WITH WISDOM THAT
DIFFERENT AREAS OF LIFE,
HIS HEART WAS ALWAYS
DEVOTED TO HELPING OTHERS
A highly respected, enormously successful practicing attorney in Auburn, New York for nearly 60 years, Walter C. Foulke, Jr.'s life met a peaceful ending on June 30, 2020. While his passion was his law practice, Walter had many talents which he developed and refined throughout his life. A superb musician, he performed in various venues on his cherished classical violin to the delight of his audiences. A versatile athlete excelling in football, track and basketball, in 1946 he clocked the second best time in Pennsylvania in the 400-meter dash.
An independent spirit moved by his own curiosity about life, after high school he set out on his own to find work and discover the wonders of New Hampshire's lakes and forests on foot and by canoe. He enlisted in the U.S. Navy where he utilized another of his natural abilities, facing opponents in the boxing ring to claim victory for his ship. Honorably discharged and eligible for the GI Bill's tuition allowance, he attended Drexel Institute of Technology where he earned a B.S. degree as a chemical engineer. Eastman Kodak Co. in Rochester, New York immediately hired him. At the recommendation of Kodak's upper management who were impressed with his potential during his five years there, he entered Washington and Lee University in Lexington, Va. to pursue a degree in law.
While Kodak had hoped he would return to a management position now armed with legal expertise, his life presented new horizons and influences. Having met the woman who would become his wife while in law school, he married in 1963 and bought his first and only home for life in Union Springs, New York. This would be the setting in which he, his wife and his family of four children would live. Simultaneously, his legal career had taken a major step forward, establishing the roadmap he would follow into old age.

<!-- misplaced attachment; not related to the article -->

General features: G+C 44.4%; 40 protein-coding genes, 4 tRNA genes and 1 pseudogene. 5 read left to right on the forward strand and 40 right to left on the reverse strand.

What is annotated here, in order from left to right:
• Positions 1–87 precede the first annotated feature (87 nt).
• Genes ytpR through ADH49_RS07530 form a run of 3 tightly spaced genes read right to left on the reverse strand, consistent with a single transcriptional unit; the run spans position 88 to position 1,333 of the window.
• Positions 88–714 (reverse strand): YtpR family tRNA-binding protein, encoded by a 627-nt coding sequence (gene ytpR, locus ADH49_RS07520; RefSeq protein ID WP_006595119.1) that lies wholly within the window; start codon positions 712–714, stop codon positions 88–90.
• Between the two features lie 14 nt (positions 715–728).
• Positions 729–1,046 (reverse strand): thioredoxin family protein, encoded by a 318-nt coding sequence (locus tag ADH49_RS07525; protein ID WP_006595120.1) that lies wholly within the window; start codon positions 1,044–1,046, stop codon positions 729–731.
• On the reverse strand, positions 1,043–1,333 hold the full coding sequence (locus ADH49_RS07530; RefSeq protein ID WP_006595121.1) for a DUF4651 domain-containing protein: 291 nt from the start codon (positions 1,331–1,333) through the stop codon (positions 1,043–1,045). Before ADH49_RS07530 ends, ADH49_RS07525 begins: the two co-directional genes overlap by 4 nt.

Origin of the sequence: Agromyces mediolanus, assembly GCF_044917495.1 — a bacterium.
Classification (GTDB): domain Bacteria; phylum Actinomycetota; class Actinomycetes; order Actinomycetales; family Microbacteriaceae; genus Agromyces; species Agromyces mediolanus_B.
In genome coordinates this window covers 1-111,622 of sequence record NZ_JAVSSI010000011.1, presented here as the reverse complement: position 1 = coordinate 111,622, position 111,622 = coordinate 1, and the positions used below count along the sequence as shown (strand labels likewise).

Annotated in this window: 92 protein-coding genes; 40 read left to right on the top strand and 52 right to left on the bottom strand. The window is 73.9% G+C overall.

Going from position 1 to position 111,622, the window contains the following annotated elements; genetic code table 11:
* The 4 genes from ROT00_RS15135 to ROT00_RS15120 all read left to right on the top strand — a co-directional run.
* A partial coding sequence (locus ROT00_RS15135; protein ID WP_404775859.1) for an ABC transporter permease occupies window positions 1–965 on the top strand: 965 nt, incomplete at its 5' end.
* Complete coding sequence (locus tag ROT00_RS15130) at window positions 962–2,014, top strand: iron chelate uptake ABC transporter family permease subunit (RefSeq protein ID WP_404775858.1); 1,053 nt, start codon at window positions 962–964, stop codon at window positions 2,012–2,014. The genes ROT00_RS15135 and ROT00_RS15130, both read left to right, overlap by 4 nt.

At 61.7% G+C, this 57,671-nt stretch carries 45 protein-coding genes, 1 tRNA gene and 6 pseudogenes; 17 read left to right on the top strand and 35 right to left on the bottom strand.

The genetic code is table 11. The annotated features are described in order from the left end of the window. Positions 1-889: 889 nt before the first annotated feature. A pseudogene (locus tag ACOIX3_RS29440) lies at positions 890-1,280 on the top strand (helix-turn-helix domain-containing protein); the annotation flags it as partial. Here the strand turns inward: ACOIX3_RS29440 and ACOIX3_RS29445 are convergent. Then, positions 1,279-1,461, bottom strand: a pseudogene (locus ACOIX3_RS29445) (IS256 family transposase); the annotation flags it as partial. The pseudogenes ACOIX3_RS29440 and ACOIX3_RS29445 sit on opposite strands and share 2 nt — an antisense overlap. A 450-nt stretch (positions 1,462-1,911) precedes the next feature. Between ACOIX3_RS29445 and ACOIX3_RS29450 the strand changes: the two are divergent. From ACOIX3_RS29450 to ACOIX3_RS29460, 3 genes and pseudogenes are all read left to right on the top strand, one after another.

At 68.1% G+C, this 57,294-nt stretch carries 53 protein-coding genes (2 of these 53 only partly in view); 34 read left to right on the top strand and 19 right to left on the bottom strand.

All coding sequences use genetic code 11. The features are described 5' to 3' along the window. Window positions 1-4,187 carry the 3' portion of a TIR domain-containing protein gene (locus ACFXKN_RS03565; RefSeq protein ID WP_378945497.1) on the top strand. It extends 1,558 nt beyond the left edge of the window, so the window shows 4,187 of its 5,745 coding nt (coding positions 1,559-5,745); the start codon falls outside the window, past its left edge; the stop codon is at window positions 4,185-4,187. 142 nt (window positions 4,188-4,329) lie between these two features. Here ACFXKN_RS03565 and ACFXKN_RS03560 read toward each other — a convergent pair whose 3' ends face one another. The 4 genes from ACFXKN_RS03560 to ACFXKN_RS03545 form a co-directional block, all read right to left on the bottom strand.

It all started in the office of Judge Kennard Underwood in Auburn, New York where Walter was given a job. It was there that he would meet his first client, Lithgow Osborne, a prominent local publisher of Auburn's only daily newspaper, the Citizen-Advertiser. In representing Osborne, Walter realized that his true calling was as a country lawyer serving people who desperately needed his advocacy.
Although his job with Judge Underwood was labeled as a "temporary" position, his consistent achievements resulted in his assuming control of the Judge's general practice upon his retirement. Walter's subsequent cases included those of corporate law, trusts and estates, family law, commercial litigation, negligence and trial work. An expert airplane pilot, he regularly flew his own plane to take some high-profile cases of a constitutional nature all over the eastern United States.
Inspired by the humane teachings of Mother Theresa, the content of many of the greatest works of classic Western literature and philosophy, as well as his upbringing as a Quaker with Jesus as his role model, Walter aspired to emulate what he considered to be the most exalted and honorable spiritual path. His interests were drawn to issues affecting the Cayuga Indian Nation, starving migrant workers, and troubled school districts, in addition to cases involving regional businesses and individuals with legal problems. His empathetic influence made headlines in his shocking reversal of some of the wrongdoings he found so offensive.
A gifted writer and poet, Walter often juxtaposed the beauty of the natural world with its impact on the human spirit. Providing a magnificent example of the quintessential person and an accomplished professional, he was respected by everyone with whom he worked, played and lived. However, none admired him more than his own family which included his wife, Micheal, and their children, Kenton, Llewellyn, Richenda (Cindy) and Evan, with whom he entrusted the monumental task of continuing his beloved practice of law.
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